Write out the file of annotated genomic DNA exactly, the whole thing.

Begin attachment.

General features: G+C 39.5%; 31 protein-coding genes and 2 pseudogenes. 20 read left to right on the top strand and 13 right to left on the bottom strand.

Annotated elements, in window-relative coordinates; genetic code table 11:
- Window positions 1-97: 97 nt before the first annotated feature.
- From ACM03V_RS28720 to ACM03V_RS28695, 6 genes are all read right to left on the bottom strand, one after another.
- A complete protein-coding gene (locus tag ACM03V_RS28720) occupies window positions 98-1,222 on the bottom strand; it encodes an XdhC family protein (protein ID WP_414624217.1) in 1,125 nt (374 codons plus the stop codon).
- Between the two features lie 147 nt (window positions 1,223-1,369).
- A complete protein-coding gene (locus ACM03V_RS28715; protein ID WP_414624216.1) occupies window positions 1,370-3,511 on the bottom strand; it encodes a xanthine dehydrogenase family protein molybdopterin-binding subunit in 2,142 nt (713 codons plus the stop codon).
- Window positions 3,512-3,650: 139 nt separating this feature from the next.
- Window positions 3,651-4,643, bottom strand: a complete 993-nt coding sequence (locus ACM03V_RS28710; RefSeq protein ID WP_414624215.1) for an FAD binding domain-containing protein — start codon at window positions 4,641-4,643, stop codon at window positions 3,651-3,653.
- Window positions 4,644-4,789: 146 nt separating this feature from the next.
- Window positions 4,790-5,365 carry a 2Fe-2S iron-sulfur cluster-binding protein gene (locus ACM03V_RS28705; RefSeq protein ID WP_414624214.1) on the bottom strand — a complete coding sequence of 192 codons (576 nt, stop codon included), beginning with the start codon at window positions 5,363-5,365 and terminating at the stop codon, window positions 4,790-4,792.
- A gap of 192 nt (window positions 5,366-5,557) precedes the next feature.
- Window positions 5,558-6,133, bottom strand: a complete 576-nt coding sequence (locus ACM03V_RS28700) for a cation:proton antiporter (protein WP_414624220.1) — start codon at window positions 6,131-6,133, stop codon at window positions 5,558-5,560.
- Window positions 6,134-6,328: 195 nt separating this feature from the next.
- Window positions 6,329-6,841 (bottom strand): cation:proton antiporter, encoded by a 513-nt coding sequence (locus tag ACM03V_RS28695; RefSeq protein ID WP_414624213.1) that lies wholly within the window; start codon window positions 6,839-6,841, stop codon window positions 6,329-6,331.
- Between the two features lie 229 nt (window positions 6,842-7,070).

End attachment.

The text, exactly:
General features: G+C 39.5%; 31 protein-coding genes and 2 pseudogenes. 20 read left to right on the top strand and 13 right to left on the bottom strand.

Annotated elements, in window-relative coordinates; genetic code table 11:
- Window positions 1-97: 97 nt before the first annotated feature.
- From ACM03V_RS28720 to ACM03V_RS28695, 6 genes are all read right to left on the bottom strand, one after another.
- A complete protein-coding gene (locus tag ACM03V_RS28720) occupies window positions 98-1,222 on the bottom strand; it encodes an XdhC family protein (protein ID WP_414624217.1) in 1,125 nt (374 codons plus the stop codon).
- Between the two features lie 147 nt (window positions 1,223-1,369).
- A complete protein-coding gene (locus ACM03V_RS28715; protein ID WP_414624216.1) occupies window positions 1,370-3,511 on the bottom strand; it encodes a xanthine dehydrogenase family protein molybdopterin-binding subunit in 2,142 nt (713 codons plus the stop codon).
- Window positions 3,512-3,650: 139 nt separating this feature from the next.
- Window positions 3,651-4,643, bottom strand: a complete 993-nt coding sequence (locus ACM03V_RS28710; RefSeq protein ID WP_414624215.1) for an FAD binding domain-containing protein — start codon at window positions 4,641-4,643, stop codon at window positions 3,651-3,653.
- Window positions 4,644-4,789: 146 nt separating this feature from the next.
- Window positions 4,790-5,365 carry a 2Fe-2S iron-sulfur cluster-binding protein gene (locus ACM03V_RS28705; RefSeq protein ID WP_414624214.1) on the bottom strand — a complete coding sequence of 192 codons (576 nt, stop codon included), beginning with the start codon at window positions 5,363-5,365 and terminating at the stop codon, window positions 4,790-4,792.
- A gap of 192 nt (window positions 5,366-5,557) precedes the next feature.
- Window positions 5,558-6,133, bottom strand: a complete 576-nt coding sequence (locus ACM03V_RS28700) for a cation:proton antiporter (protein WP_414624220.1) — start codon at window positions 6,131-6,133, stop codon at window positions 5,558-5,560.
- Window positions 6,134-6,328: 195 nt separating this feature from the next.
- Window positions 6,329-6,841 (bottom strand): cation:proton antiporter, encoded by a 513-nt coding sequence (locus tag ACM03V_RS28695; RefSeq protein ID WP_414624213.1) that lies wholly within the window; start codon window positions 6,839-6,841, stop codon window positions 6,329-6,331.
- Between the two features lie 229 nt (window positions 6,842-7,070).